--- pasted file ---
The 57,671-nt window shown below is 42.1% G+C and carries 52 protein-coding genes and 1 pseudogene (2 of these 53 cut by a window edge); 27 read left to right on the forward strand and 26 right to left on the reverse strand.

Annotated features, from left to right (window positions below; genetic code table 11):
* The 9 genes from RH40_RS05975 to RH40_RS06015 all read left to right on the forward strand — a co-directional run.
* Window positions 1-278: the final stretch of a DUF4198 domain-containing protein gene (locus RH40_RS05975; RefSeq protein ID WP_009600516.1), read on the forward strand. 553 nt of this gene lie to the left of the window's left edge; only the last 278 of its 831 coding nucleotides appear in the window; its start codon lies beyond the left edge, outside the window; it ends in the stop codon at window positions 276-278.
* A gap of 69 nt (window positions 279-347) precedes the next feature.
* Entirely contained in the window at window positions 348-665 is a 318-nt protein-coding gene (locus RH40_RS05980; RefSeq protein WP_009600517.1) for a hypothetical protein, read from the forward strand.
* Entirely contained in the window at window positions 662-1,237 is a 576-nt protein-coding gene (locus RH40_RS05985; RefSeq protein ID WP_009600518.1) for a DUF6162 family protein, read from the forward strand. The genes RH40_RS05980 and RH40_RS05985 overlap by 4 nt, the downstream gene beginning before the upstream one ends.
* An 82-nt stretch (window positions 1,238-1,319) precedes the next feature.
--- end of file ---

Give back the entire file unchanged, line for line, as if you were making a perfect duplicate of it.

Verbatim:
The 57,671-nt window shown below is 42.1% G+C and carries 52 protein-coding genes and 1 pseudogene (2 of these 53 cut by a window edge); 27 read left to right on the forward strand and 26 right to left on the reverse strand.

Annotated features, from left to right (window positions below; genetic code table 11):
* The 9 genes from RH40_RS05975 to RH40_RS06015 all read left to right on the forward strand — a co-directional run.
* Window positions 1-278: the final stretch of a DUF4198 domain-containing protein gene (locus RH40_RS05975; RefSeq protein ID WP_009600516.1), read on the forward strand. 553 nt of this gene lie to the left of the window's left edge; only the last 278 of its 831 coding nucleotides appear in the window; its start codon lies beyond the left edge, outside the window; it ends in the stop codon at window positions 276-278.
* A gap of 69 nt (window positions 279-347) precedes the next feature.
* Entirely contained in the window at window positions 348-665 is a 318-nt protein-coding gene (locus RH40_RS05980; RefSeq protein WP_009600517.1) for a hypothetical protein, read from the forward strand.
* Entirely contained in the window at window positions 662-1,237 is a 576-nt protein-coding gene (locus RH40_RS05985; RefSeq protein ID WP_009600518.1) for a DUF6162 family protein, read from the forward strand. The genes RH40_RS05980 and RH40_RS05985 overlap by 4 nt, the downstream gene beginning before the upstream one ends.
* An 82-nt stretch (window positions 1,238-1,319) precedes the next feature.